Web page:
Skip to comments.Pope Pius XI blasts "monopoly schooling" and "sex-education" (1929)
Posted on 11/02/2001 4:47:45 AM PST by Aquinasfan
DIVINI ILLIUS MAGISTRI (On Christian Education)
Pope Pius XI"
...6. The reason is that men, created by God to His image and likeness and destined for Him Who is infinite perfection realize today more than ever amid the most exuberant material progress, the insufficiency of earthly goods to produce true happiness either for the individual or for the nations. And hence they feel more keenly in themselves the impulse towards a perfection that is higher, which impulse is implanted in their rational nature by the Creator Himself. This perfection they seek to acquire by means of education. But many of them with, it would seem, too great insistence on the etymological meaning of the word, pretend to draw education out of human nature itself and evolve it by its own unaided powers. Such easily fall into error, because, instead of fixing their gaze on God, first principle and last end of the whole universe, they fall back upon themselves, becoming attached exclusively to passing things of earth; and thus their restlessness will never cease till they direct their attention and their efforts to God, the goal of all perfection, according to the profound saying of Saint Augustine: "Thou didst create us, O Lord, for Thyself, and our heart is restless till it rest in Thee."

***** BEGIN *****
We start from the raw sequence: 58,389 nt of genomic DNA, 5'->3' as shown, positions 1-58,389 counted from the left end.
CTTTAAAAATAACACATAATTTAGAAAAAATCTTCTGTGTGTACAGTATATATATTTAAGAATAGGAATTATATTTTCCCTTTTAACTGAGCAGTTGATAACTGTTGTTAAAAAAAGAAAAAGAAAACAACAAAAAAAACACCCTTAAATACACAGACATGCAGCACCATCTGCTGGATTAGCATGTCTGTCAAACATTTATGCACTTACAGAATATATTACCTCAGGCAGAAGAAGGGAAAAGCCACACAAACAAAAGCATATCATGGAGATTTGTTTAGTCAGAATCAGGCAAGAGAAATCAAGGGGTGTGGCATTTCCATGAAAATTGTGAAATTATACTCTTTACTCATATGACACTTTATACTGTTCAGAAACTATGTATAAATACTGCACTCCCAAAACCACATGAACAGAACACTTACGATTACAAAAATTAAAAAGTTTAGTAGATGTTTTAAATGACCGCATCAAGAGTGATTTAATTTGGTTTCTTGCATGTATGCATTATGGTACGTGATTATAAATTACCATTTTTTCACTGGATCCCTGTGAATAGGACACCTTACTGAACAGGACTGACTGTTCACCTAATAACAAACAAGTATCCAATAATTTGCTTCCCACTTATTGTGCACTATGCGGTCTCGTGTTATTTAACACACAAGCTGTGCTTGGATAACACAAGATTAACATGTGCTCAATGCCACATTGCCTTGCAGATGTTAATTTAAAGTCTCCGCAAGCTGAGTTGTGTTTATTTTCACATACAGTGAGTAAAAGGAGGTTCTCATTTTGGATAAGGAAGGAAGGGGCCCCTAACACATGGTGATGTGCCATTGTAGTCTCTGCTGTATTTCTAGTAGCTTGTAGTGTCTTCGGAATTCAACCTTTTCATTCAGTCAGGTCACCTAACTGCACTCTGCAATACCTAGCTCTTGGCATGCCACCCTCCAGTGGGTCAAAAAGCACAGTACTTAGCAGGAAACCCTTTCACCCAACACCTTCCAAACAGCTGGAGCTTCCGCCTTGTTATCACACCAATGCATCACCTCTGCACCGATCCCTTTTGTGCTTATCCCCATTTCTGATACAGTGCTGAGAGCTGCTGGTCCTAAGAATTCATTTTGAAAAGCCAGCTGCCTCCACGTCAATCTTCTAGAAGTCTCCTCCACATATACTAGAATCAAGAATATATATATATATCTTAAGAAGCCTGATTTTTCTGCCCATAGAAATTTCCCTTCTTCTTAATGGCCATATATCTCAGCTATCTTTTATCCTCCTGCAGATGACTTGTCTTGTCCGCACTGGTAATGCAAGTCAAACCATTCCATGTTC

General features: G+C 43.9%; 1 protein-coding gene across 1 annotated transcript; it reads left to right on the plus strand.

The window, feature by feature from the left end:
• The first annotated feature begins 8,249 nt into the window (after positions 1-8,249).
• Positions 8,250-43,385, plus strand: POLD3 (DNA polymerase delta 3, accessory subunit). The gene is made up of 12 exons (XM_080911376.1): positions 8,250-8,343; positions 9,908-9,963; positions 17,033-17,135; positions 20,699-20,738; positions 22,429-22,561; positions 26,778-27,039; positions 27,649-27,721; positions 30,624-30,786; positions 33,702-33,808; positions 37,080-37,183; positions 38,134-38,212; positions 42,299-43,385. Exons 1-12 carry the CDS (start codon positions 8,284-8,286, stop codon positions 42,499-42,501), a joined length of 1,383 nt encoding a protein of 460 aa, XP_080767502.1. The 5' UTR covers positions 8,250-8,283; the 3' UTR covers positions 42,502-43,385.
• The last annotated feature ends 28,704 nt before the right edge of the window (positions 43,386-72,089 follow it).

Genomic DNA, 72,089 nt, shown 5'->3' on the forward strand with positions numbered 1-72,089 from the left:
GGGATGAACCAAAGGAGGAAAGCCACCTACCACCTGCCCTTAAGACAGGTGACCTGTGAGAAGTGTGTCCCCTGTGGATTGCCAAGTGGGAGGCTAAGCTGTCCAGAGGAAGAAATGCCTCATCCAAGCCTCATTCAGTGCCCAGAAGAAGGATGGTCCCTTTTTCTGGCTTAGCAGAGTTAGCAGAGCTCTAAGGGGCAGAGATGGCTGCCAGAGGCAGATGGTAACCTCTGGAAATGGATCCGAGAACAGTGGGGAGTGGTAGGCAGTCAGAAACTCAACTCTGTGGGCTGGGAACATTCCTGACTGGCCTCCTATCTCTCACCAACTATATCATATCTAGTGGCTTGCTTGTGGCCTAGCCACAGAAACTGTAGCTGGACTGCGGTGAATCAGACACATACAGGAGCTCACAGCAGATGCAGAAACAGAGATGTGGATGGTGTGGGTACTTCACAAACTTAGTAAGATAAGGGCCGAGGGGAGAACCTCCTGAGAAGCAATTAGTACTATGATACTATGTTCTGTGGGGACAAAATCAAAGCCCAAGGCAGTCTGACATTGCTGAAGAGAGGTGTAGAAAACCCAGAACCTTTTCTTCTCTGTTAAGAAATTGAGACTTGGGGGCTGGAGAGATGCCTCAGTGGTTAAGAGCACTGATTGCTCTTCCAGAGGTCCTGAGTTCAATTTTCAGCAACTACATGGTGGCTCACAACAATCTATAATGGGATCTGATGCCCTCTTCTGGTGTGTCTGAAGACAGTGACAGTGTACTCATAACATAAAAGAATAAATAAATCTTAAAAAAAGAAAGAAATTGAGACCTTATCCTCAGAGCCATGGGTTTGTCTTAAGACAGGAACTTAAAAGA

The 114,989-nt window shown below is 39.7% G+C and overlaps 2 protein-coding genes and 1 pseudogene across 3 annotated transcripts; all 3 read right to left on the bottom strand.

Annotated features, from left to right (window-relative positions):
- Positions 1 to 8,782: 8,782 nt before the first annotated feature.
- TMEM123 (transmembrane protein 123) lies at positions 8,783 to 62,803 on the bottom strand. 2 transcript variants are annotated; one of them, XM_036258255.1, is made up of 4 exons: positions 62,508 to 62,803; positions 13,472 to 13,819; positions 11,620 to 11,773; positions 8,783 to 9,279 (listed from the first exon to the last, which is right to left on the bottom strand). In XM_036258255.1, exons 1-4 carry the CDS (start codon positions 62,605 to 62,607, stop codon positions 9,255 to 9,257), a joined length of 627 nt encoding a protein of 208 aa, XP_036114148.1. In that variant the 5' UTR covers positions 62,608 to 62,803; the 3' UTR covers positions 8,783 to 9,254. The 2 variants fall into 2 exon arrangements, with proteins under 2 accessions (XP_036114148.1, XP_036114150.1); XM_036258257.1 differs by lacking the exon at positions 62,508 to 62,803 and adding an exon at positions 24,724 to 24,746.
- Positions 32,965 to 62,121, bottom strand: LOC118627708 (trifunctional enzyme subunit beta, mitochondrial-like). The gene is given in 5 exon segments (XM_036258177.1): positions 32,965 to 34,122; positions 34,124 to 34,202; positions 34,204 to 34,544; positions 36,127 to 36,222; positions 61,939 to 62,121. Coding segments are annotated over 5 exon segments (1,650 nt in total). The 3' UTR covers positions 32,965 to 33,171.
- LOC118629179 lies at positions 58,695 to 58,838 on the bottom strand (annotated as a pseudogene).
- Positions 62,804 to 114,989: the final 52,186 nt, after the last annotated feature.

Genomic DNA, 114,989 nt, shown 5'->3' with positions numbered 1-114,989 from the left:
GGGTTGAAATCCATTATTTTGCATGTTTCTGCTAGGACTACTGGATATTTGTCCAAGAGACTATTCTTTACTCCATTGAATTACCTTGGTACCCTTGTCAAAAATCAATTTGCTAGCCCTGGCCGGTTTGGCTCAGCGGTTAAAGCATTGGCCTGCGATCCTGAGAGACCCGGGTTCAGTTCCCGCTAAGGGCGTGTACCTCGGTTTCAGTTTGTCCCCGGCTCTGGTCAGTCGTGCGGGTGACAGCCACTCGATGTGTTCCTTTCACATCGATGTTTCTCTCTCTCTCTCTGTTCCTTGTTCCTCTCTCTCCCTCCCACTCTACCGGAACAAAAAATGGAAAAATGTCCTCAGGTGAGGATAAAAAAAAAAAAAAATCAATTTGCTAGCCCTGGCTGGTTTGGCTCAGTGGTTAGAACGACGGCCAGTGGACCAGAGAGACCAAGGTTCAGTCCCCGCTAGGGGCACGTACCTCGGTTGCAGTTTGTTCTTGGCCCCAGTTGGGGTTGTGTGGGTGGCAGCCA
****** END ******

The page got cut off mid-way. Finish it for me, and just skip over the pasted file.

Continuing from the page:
...11. Education is essentially a social and not a mere individual activity. Now there are three necessary societies, distinct from one another and yet harmoniously combined by God, into which man is born: two, namely the family and civil society, belong to the natural order; the third, the Church, to the supernatural order.